Potter Stewart:

There had been what?

Robert R. Eidsmoe:

No fraud in the procurement of the adoption, that had been one ground raised by the defendant there.

The Iowa Court did find however that there was no conflict between the provisions of the Iowa reciprocal succession statute and the treaty and thereupon dismissed the petition of the appellant herein.

Appeal was taken to the Iowa Supreme Court and there the sole question raised on appeal was the claimed error of the trial court in holding that there was no conflict between the treaty and the statute and again, this time by a five to four decision, the Iowa Supreme Court held that again there was no conflict between the treaty and the statute and held that the Trial Court was correct in dismissing the petition.

So hence, we're in this Court, appealing a decision of the Iowa Supreme Court and we get down to the basic issue in the case whether the treaty suspends or nullifies, whichever term you prefer, the requirements of Section 567.8 of the Iowa Code that the appellant must prove the existence of reciprocal succession rights in order to enable him to take property by succession.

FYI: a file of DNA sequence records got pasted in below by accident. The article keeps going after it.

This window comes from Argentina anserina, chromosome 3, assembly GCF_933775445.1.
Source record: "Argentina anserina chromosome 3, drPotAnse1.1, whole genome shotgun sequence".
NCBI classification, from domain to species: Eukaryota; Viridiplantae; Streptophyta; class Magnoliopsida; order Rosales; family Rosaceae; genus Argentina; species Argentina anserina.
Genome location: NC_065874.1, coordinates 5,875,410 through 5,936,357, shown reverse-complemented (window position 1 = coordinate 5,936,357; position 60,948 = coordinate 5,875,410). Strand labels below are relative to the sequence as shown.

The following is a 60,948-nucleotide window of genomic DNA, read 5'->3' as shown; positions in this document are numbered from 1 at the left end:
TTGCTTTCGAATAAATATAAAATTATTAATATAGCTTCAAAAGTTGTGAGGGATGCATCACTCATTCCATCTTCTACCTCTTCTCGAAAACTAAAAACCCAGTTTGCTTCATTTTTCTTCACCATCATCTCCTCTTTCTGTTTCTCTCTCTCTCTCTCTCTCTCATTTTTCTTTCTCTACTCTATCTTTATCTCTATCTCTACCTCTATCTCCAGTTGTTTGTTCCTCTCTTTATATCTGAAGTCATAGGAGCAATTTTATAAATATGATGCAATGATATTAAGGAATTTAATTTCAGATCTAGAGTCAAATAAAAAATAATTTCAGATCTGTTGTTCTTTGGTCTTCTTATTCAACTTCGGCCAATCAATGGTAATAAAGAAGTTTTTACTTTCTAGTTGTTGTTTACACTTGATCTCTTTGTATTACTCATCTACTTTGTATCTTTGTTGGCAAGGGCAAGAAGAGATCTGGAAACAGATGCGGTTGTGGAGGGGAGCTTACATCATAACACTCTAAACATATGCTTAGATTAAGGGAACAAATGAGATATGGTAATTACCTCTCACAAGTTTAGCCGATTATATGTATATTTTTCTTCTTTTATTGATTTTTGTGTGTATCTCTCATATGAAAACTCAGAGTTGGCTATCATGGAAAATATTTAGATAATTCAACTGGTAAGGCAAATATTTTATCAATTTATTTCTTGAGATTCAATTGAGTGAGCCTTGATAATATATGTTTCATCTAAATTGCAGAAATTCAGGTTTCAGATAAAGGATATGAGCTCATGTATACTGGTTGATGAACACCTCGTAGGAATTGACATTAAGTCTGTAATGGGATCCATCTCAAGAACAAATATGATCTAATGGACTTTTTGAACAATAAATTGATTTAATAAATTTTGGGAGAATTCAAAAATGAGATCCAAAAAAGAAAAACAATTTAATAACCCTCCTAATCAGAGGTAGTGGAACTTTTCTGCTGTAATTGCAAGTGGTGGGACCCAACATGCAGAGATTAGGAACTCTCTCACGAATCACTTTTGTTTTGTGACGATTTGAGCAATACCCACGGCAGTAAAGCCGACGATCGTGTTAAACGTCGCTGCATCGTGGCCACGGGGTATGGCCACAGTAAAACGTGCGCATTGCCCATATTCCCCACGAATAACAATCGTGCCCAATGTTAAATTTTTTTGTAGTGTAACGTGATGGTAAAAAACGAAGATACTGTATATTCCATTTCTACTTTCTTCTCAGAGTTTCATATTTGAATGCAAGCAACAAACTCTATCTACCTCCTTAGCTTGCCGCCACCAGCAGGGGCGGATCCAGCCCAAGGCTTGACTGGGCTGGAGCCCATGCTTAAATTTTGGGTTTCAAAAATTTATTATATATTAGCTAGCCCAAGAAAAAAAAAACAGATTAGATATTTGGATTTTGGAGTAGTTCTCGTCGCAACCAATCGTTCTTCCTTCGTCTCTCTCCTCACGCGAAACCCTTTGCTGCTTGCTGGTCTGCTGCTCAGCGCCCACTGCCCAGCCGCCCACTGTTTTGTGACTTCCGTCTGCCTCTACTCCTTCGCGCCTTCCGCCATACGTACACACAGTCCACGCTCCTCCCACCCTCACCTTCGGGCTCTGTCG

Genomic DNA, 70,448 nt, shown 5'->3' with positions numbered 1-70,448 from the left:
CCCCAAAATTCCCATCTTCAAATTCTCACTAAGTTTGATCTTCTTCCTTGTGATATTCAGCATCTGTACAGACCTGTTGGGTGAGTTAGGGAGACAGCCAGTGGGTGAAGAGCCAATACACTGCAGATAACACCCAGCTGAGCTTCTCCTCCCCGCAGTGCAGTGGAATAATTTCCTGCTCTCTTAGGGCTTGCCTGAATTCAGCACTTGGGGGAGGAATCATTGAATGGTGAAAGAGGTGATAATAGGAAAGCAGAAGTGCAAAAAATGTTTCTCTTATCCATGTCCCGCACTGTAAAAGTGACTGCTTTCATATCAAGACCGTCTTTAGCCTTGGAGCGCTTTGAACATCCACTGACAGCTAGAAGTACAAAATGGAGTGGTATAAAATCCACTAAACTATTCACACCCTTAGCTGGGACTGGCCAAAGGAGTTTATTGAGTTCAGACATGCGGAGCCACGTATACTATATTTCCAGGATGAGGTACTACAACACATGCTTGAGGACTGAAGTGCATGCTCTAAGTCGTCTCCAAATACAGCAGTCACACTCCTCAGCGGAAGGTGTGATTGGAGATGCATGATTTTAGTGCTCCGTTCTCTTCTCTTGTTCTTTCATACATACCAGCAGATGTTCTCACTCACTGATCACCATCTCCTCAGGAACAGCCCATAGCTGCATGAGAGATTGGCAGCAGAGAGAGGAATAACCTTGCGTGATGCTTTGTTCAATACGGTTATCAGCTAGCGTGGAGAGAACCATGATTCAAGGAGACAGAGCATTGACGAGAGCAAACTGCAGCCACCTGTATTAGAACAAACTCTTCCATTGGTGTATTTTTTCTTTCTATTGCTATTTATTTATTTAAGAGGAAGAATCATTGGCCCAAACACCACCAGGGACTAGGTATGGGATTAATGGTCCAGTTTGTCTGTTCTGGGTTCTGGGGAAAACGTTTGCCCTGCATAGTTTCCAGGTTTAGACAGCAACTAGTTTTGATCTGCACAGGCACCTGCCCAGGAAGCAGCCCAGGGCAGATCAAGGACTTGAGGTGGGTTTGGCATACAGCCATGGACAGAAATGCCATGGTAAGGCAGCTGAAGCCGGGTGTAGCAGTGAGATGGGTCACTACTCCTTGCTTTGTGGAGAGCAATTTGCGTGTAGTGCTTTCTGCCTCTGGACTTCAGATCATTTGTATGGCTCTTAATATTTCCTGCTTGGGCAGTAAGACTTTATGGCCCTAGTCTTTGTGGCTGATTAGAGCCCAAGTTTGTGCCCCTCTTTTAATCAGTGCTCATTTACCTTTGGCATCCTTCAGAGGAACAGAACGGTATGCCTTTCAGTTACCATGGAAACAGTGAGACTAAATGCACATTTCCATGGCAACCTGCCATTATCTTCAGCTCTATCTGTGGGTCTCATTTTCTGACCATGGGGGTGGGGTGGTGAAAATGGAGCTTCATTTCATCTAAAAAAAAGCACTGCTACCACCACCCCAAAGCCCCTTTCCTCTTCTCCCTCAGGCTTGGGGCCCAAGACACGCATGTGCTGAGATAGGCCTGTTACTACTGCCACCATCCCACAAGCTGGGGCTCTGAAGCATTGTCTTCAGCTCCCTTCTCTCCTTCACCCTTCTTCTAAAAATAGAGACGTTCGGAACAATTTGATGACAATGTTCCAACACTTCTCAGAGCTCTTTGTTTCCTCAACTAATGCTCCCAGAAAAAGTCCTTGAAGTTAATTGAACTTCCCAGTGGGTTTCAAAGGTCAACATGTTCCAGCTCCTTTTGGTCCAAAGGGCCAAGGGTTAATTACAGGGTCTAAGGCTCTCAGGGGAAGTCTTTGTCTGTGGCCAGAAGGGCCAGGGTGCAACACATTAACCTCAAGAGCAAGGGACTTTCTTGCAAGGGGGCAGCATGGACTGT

We get down to a few basic principles of interpretation of treaty, Your Honor.

The first, of course that the treaties -- treaty power is supreme, treaties are to be liberally construed, and that there is no need to restrictively interpret treaties in order to avoid any conflicts with state statutes.

Now without regard to the treaty for a moment, there is no question but that Section 567.8 of Iowa code would require the appellant here to prove the existence of reciprocal succession rights, in other words, that American citizens could inherit in Greece to the same extent that we're claiming rights in the Iowa Court.

This is without regard of the treaty, and the burden is placed upon the appellant and/or the plaintiff, the claimant, to make such proof as a matter of fact of the Greek law.

This, we did not do, but chose to rely upon the provisions of the treaty, which we felt to be completely in conflict with the Iowa statute.